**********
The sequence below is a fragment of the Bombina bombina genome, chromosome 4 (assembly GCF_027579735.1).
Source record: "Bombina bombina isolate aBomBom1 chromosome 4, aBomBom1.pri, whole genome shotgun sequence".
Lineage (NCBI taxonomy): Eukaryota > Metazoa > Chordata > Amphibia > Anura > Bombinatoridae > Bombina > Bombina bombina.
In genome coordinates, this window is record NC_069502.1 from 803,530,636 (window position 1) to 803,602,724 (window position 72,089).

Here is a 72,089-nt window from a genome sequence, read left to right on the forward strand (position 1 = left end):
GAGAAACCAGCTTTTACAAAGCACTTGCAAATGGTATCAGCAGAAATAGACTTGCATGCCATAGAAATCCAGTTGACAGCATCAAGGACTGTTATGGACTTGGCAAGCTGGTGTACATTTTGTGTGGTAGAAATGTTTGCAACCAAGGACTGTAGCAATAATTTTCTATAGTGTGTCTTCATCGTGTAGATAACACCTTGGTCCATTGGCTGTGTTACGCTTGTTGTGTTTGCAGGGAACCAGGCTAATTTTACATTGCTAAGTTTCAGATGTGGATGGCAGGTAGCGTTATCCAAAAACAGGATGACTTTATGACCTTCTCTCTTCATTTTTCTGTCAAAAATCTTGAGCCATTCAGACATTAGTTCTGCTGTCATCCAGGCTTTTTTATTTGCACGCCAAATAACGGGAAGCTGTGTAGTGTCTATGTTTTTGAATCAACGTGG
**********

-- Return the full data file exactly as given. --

The sequence below is a fragment of the Bombina bombina genome, chromosome 4 (assembly GCF_027579735.1).
Source record: "Bombina bombina isolate aBomBom1 chromosome 4, aBomBom1.pri, whole genome shotgun sequence".
Lineage (NCBI taxonomy): Eukaryota > Metazoa > Chordata > Amphibia > Anura > Bombinatoridae > Bombina > Bombina bombina.
In genome coordinates, this window is record NC_069502.1 from 803,530,636 (window position 1) to 803,602,724 (window position 72,089).

Here is a 72,089-nt window from a genome sequence, read left to right on the forward strand (position 1 = left end):
GAGAAACCAGCTTTTACAAAGCACTTGCAAATGGTATCAGCAGAAATAGACTTGCATGCCATAGAAATCCAGTTGACAGCATCAAGGACTGTTATGGACTTGGCAAGCTGGTGTACATTTTGTGTGGTAGAAATGTTTGCAACCAAGGACTGTAGCAATAATTTTCTATAGTGTGTCTTCATCGTGTAGATAACACCTTGGTCCATTGGCTGTGTTACGCTTGTTGTGTTTGCAGGGAACCAGGCTAATTTTACATTGCTAAGTTTCAGATGTGGATGGCAGGTAGCGTTATCCAAAAACAGGATGACTTTATGACCTTCTCTCTTCATTTTTCTGTCAAAAATCTTGAGCCATTCAGACATTAGTTCTGCTGTCATCCAGGCTTTTTTATTTGCACGCCAAATAACGGGAAGCTGTGTAGTGTCTATGTTTTTGAATCAACGTGG